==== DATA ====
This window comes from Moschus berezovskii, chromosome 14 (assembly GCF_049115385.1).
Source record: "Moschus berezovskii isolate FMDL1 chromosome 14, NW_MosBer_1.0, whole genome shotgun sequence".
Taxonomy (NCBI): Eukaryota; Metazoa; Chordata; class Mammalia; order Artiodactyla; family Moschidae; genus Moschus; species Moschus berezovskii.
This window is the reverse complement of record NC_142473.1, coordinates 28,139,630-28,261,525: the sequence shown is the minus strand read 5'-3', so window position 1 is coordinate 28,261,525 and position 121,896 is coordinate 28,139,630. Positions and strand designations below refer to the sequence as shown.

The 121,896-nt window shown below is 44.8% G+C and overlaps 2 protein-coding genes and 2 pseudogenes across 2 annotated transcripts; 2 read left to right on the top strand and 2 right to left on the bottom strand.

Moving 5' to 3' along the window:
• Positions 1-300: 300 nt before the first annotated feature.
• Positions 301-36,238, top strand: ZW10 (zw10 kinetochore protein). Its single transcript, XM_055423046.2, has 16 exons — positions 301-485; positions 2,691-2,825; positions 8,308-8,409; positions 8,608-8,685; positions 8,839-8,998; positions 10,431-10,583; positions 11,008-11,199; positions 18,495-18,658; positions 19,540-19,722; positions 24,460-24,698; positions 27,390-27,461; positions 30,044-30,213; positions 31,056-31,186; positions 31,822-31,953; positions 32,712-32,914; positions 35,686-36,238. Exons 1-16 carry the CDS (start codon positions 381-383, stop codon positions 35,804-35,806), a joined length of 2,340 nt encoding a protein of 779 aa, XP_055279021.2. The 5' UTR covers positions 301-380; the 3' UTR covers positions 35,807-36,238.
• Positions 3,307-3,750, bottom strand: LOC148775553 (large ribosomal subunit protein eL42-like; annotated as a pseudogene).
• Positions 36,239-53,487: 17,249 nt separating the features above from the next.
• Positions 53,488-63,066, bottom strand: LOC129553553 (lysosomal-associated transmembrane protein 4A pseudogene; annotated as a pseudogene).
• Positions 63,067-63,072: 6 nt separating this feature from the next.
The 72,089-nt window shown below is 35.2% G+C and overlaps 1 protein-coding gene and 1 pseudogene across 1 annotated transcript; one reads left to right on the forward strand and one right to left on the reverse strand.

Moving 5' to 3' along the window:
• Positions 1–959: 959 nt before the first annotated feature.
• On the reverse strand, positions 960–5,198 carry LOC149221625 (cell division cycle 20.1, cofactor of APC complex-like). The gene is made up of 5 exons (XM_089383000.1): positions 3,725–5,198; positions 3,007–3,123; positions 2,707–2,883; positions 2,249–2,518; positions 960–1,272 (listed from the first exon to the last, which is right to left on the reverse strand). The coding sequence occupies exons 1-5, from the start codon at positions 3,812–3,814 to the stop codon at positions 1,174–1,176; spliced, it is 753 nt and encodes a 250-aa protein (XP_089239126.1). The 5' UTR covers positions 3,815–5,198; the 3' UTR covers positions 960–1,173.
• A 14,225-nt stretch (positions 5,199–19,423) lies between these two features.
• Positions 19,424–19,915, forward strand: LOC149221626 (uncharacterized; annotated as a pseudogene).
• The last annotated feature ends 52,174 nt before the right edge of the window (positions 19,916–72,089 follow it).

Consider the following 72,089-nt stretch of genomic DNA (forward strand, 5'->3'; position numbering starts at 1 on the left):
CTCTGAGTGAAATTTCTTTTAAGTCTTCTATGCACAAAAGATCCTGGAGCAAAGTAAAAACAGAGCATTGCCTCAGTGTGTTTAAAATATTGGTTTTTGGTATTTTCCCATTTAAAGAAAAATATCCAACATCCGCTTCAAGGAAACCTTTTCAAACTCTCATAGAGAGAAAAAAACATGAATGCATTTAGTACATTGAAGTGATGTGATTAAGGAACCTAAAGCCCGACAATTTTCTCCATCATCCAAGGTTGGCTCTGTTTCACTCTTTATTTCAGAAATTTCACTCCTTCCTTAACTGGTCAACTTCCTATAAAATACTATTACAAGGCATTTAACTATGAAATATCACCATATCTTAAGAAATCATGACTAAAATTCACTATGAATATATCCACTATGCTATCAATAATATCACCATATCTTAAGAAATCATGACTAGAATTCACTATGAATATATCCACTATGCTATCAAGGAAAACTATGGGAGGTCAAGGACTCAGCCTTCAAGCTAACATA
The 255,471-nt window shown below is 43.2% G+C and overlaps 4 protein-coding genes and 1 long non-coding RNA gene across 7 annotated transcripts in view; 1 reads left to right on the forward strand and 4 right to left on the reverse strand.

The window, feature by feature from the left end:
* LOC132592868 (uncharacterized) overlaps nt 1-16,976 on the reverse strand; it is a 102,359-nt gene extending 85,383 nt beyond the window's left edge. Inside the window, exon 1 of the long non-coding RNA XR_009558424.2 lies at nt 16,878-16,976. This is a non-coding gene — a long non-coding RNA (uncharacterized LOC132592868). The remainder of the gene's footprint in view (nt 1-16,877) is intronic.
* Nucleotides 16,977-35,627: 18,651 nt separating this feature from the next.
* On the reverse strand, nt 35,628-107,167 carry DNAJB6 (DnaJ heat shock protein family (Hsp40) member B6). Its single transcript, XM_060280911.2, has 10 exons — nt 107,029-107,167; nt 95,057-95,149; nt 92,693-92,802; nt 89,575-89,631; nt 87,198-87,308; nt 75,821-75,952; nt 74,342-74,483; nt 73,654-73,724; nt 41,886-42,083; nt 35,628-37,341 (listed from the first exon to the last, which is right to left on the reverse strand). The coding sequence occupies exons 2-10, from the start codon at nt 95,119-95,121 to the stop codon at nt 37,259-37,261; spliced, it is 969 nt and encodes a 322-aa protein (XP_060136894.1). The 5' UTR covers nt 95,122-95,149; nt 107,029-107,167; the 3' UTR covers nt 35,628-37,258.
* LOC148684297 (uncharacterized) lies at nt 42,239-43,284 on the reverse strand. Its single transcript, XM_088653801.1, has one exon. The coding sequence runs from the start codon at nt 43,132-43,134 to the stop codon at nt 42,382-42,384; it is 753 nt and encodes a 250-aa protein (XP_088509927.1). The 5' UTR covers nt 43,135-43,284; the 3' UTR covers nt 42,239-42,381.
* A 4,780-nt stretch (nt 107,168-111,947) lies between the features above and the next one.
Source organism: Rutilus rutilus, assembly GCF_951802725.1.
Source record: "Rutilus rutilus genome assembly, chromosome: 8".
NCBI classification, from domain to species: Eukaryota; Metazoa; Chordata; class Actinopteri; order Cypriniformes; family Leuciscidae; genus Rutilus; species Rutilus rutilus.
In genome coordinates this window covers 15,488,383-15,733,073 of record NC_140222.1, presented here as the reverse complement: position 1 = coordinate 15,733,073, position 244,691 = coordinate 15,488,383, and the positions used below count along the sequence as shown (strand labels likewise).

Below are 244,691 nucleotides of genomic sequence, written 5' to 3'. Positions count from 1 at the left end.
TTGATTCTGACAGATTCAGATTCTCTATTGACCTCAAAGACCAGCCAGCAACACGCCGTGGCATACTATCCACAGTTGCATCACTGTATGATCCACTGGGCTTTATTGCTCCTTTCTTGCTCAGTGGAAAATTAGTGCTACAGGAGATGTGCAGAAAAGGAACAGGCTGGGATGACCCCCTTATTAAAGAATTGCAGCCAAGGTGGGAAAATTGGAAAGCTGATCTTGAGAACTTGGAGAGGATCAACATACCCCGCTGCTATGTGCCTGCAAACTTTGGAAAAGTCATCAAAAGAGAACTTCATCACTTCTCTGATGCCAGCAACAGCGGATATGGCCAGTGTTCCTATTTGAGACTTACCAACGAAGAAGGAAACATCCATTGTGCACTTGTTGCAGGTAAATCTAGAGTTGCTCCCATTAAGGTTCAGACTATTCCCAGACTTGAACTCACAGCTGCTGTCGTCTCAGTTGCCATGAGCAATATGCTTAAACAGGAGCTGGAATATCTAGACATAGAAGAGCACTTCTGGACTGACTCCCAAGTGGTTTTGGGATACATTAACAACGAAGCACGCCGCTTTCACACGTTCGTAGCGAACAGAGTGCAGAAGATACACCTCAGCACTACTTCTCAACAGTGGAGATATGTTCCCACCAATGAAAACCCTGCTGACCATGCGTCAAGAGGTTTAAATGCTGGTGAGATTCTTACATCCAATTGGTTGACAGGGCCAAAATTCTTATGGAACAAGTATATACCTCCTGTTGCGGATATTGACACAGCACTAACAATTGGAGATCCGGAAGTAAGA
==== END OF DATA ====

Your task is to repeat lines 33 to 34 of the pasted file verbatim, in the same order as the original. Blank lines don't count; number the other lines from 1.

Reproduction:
Below are 244,691 nucleotides of genomic sequence, written 5' to 3'. Positions count from 1 at the left end.
TTGATTCTGACAGATTCAGATTCTCTATTGACCTCAAAGACCAGCCAGCAACACGCCGTGGCATACTATCCACAGTTGCATCACTGTATGATCCACTGGGCTTTATTGCTCCTTTCTTGCTCAGTGGAAAATTAGTGCTACAGGAGATGTGCAGAAAAGGAACAGGCTGGGATGACCCCCTTATTAAAGAATTGCAGCCAAGGTGGGAAAATTGGAAAGCTGATCTTGAGAACTTGGAGAGGATCAACATACCCCGCTGCTATGTGCCTGCAAACTTTGGAAAAGTCATCAAAAGAGAACTTCATCACTTCTCTGATGCCAGCAACAGCGGATATGGCCAGTGTTCCTATTTGAGACTTACCAACGAAGAAGGAAACATCCATTGTGCACTTGTTGCAGGTAAATCTAGAGTTGCTCCCATTAAGGTTCAGACTATTCCCAGACTTGAACTCACAGCTGCTGTCGTCTCAGTTGCCATGAGCAATATGCTTAAACAGGAGCTGGAATATCTAGACATAGAAGAGCACTTCTGGACTGACTCCCAAGTGGTTTTGGGATACATTAACAACGAAGCACGCCGCTTTCACACGTTCGTAGCGAACAGAGTGCAGAAGATACACCTCAGCACTACTTCTCAACAGTGGAGATATGTTCCCACCAATGAAAACCCTGCTGACCATGCGTCAAGAGGTTTAAATGCTGGTGAGATTCTTACATCCAATTGGTTGACAGGGCCAAAATTCTTATGGAACAAGTATATACCTCCTGTTGCGGATATTGACACAGCACTAACAATTGGAGATCCGGAAGTAAGA